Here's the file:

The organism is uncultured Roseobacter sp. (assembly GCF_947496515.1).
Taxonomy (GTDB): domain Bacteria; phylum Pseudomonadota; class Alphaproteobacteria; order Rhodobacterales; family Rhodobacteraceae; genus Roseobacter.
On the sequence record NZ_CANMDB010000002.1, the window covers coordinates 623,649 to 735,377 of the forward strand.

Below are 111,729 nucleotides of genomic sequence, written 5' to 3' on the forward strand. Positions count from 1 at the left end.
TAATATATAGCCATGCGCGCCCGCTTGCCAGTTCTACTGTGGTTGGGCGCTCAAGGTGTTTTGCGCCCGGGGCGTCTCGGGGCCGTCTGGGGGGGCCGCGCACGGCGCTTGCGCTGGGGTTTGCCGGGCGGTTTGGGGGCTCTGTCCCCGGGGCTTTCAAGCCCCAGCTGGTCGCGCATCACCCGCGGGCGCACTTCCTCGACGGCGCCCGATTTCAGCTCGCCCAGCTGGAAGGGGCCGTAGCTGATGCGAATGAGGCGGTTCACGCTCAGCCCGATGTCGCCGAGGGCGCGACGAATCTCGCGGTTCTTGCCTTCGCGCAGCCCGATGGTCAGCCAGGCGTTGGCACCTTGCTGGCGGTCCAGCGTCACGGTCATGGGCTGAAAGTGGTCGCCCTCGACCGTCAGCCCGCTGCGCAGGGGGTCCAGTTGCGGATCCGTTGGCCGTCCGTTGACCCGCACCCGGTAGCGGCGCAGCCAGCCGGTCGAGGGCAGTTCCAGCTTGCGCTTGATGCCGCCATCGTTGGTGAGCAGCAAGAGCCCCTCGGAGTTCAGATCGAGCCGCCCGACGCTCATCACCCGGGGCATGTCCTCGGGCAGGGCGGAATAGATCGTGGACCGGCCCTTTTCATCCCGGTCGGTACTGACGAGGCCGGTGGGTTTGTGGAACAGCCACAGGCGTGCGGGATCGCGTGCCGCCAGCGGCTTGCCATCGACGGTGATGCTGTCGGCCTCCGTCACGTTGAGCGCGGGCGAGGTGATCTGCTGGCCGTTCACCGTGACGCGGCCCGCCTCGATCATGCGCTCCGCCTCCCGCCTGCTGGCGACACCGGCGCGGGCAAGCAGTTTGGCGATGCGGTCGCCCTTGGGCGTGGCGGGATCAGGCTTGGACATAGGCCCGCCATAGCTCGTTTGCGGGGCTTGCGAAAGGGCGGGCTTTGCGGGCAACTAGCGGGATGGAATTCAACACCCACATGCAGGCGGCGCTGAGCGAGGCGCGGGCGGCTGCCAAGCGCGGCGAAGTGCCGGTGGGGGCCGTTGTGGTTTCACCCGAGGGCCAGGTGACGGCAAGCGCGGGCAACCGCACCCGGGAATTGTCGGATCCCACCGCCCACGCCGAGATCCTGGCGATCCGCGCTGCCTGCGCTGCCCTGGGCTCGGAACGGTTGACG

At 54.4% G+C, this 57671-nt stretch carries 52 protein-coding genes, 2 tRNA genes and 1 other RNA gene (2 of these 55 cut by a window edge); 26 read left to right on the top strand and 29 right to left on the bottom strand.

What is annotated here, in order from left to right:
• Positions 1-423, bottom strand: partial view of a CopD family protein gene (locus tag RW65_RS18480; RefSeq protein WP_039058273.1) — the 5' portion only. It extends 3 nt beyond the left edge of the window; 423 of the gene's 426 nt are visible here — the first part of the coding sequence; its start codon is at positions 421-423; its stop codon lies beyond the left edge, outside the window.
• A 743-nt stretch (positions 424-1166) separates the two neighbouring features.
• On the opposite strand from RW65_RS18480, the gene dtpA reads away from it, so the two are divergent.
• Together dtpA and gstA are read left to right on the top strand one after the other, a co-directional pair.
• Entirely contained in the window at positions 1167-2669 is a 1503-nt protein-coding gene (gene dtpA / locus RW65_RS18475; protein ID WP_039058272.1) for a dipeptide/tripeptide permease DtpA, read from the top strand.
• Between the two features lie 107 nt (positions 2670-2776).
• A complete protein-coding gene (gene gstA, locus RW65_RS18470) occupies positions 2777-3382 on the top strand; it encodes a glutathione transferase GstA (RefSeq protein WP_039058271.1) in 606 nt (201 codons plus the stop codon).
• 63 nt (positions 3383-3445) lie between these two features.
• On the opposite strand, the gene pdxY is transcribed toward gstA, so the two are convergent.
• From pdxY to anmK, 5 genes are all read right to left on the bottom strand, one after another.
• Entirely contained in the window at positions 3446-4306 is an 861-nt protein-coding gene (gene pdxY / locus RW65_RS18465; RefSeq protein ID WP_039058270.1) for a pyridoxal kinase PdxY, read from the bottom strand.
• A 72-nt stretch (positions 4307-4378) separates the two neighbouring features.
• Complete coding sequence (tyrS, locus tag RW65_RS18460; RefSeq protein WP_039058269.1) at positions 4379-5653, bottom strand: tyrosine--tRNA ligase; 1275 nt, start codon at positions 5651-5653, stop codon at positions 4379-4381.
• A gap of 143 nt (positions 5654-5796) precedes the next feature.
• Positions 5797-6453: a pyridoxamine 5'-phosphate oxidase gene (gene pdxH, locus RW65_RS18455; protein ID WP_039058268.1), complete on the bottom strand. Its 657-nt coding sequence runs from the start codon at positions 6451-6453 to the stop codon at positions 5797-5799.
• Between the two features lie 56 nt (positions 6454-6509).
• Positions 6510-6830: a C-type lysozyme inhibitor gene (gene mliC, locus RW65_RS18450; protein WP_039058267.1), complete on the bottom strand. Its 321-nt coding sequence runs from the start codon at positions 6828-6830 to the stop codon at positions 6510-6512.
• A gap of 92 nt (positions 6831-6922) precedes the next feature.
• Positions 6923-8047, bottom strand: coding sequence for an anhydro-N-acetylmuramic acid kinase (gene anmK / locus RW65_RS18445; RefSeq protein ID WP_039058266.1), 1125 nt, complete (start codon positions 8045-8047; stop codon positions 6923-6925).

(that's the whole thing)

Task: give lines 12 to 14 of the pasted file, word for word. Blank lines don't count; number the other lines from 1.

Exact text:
• Entirely contained in the window at positions 1167-2669 is a 1503-nt protein-coding gene (gene dtpA / locus RW65_RS18475; protein ID WP_039058272.1) for a dipeptide/tripeptide permease DtpA, read from the top strand.
• Between the two features lie 107 nt (positions 2670-2776).
• A complete protein-coding gene (gene gstA, locus RW65_RS18470) occupies positions 2777-3382 on the top strand; it encodes a glutathione transferase GstA (RefSeq protein WP_039058271.1) in 606 nt (201 codons plus the stop codon).